Of course as a novelist he is free to make things up. However, as a historical novelist he has to be very careful what he makes up. It has to at least be plausible within the context of the time and place, and of what is known of the main characters. It's interesting to observe how Hodges handles this problem when he tells the story in The Marsh King.
The first thing he creates is a nephew for Alfred. It is a matter of historical fact that Alfred was the youngest of four brothers. No-one expected him to be king at all, never mind by the age of 21, but his brothers fell one by one to battle or misfortune and there he was. It is also a matter of historical fact that his eldest brother Aethelbalt scandalised his realm by marrying his father's young widow, a marriage considered incestuous even though she was not his mother. There is no record of any offspring that I can find but in Hodges' telling there is a son, Edgar, abandoned by his mother and brought up by loyal retainers on his father's English estate, of which he eventually becomes master.
Once we accept Edgar's existence what comes next is equally plausible but also not strictly historical. Alfred is invited to attend young Edgar's wedding and, despite the misgivings of his lords, agrees to attend, wanting to show kindness to his nephew. However, Edgar and his ambitious foster-father have tipped off the Danes to his impending presence. Guthrum's men stage an ambush, intending to kill Alfred and invade his kingdom while it is leaderless. Guthrum promises in return to install Edgar as king, a title to which he has some small claim.
Once again this is plausible in the context of the times. The Danes had already installed an Anglo-Saxon puppet ruler in the kingdom of Mercia, just to the north of Wessex. Although there is no evidence they planned to do the same in Wessex, it is not out of the question, and in any case Hodges doesn't over-play his hand - Edgar is never crowned.
Other parts of the story show the same blend of fact and fiction, or at least of known and unknown. Alongside a disaffected nephew to explain the ambush, he supplies an exchange of kindnesses to explain his escape. While on the estate Alfred befriends the young daughter of the house, and she warns him of the ambush in the nick of time and helps him to escape through a hole in the fence. Pure children's literary fancy, but good fun and once again rooted in Asser's description of Alfred's character.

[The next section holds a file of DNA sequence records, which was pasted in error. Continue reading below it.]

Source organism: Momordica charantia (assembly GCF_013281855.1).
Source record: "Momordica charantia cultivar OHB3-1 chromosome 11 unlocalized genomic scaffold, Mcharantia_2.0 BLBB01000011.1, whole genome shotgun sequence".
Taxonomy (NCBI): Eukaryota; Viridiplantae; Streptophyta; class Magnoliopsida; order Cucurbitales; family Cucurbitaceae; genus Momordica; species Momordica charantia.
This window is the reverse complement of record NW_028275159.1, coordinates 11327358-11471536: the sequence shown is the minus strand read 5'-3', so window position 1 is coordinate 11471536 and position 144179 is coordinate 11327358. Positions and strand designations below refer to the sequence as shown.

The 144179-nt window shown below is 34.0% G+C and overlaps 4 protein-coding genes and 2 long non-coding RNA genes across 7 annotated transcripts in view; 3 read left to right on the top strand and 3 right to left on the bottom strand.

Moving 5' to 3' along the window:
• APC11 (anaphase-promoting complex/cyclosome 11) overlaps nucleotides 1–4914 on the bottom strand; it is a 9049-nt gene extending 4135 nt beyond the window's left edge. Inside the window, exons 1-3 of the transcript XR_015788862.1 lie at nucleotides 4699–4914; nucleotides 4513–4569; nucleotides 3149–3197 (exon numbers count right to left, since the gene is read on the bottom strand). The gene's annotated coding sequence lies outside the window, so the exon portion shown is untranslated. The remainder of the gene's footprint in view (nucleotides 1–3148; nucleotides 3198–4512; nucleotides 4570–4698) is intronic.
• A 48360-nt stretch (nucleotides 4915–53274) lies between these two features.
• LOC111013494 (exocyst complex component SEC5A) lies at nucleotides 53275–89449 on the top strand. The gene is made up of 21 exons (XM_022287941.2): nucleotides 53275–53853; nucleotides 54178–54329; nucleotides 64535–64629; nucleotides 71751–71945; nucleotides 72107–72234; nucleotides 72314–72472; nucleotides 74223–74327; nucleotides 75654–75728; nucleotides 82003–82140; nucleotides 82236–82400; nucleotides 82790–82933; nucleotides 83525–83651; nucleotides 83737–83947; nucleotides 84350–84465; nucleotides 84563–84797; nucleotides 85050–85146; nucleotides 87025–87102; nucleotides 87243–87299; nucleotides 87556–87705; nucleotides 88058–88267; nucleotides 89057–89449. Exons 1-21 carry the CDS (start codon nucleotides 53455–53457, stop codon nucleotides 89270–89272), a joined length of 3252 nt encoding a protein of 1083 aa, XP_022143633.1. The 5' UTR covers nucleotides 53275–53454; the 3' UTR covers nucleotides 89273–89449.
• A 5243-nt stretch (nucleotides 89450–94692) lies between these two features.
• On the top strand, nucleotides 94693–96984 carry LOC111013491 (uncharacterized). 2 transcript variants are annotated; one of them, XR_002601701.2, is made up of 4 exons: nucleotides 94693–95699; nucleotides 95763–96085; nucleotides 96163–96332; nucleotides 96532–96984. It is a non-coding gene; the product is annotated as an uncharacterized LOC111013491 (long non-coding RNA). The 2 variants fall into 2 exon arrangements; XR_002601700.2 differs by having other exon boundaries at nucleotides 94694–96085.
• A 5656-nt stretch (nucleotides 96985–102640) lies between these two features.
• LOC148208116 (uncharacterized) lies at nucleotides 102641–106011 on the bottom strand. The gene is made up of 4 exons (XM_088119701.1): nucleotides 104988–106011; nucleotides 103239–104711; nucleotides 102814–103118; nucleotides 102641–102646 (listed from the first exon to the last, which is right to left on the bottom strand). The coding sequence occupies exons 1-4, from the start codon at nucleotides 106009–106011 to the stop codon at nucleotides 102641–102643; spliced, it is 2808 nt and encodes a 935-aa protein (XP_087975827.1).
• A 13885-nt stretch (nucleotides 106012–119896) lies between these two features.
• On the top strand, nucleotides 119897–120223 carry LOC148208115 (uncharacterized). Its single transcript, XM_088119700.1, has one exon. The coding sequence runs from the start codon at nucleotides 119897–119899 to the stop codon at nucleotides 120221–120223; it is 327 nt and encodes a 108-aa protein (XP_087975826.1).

Another detail shows how Hodges subtly modifies his sources to build a story. According to Asser, Alfred suffered a chronic illness which left him in more or less constant pain. He doesn't provide enough information for any attempt at diagnosis, so Hodges feels free to modify it slightly for his own purposes, from a constant source of pain to an intermittent illness. Hodges' Alfred can be healthy for weeks and even months, and then be afflicted with weakness and fever which disables him for a few days before he returns to full strength.
This provides him with a plot device that he exploits to the full. Alfred is struck down with his illness as he flees with young Hildis and one of his bodyguard. King and child are forced to take refuge with the swineherd (remaining anonymous for fear of further betrayal) while the bodyguard struggles on through the snow to find help. They stay there for a few days while Alfred recovers and his followers find the way back to him - long enough for him to burn a batch of cakes and be scolded for his negligence. Alfred's thankyou gift of several bags of flour and a dozen perfectly cooked cakes is a nice addition, wholly of Hodges' own invention.
In purely factual terms none of this is historical at all - it is a modern fiction built around the bones of an ancient one. Yet it presents a picture which is in some respects strikingly historical. Asser, who tells us none of these things, tells us that Alfred was humble, gentle and approachable and had a sharp sense of humour. Hodges doesn't tell us these things in so many words, but in this story Alfred shows kindness to his nephew even though his advisors urge him not to, almost dies for it but is saved as a sort of reward for another act of simple kindness towards a young girl. He burns the cakes and takes his scolding in good spirit, before responding later with an act of self-deprecating humour.
Asser's portrait is, as I said, a piece of royal propaganda, aimed at convincing the Welsh that an alliance with Alfred would be to their advantage. Hodges, of course, was far removed from the realpolitik of the 9th century and uses the story to illustrate his own concerns. The Danes (who in keeping with Asser and the spirit of the time he designates as 'the heathen') attempt to conquer and rule through betrayal, brutality and venality. Alfred (the Christian king), on the other hand, rules with kindness, justice and mercy, keeping promises despite the risks involved and forgoing revenge even if it seems to others the wiser course. It seems at times that Alfred will be defeated, but in the end he wins and saves his kingdom, in no small part because his own kindness is repaid at the crucial moment.
Was Alfred really such a paragon of virtue? It seems unlikely. The further we get from him in time, the more his legend grows. For those of his day and the years that followed. Asser's boosting aside, he was simply seen as one of a line of competent, successful Anglo-Saxon kings. It was only later, when the Normans had taken over the realm from his descendants, that he acquired the tag of "the Great".
Yet this myth has its own purpose. It provides a model of leadership with reflects how we would all like to be led. For Hodges, who lived through both world wars, the Saxon-Danish conflict no doubt reminded him of more recent events. Perhaps Guthrum, with his brutality, his cunning schemes and his huge imperial ambitions, represented Hitler and Alfred represented Churchill, a man who for all his faults was both a lover of learning and a thoroughgoing democrat. And if Guthrum is a much nicer version of Hitler then Alfred is certainly a cleansed and exalted analogue of Churchill, an ideal model of which all rulers will ultimately fall short but from which, if we are lucky, some may still derive inspiration.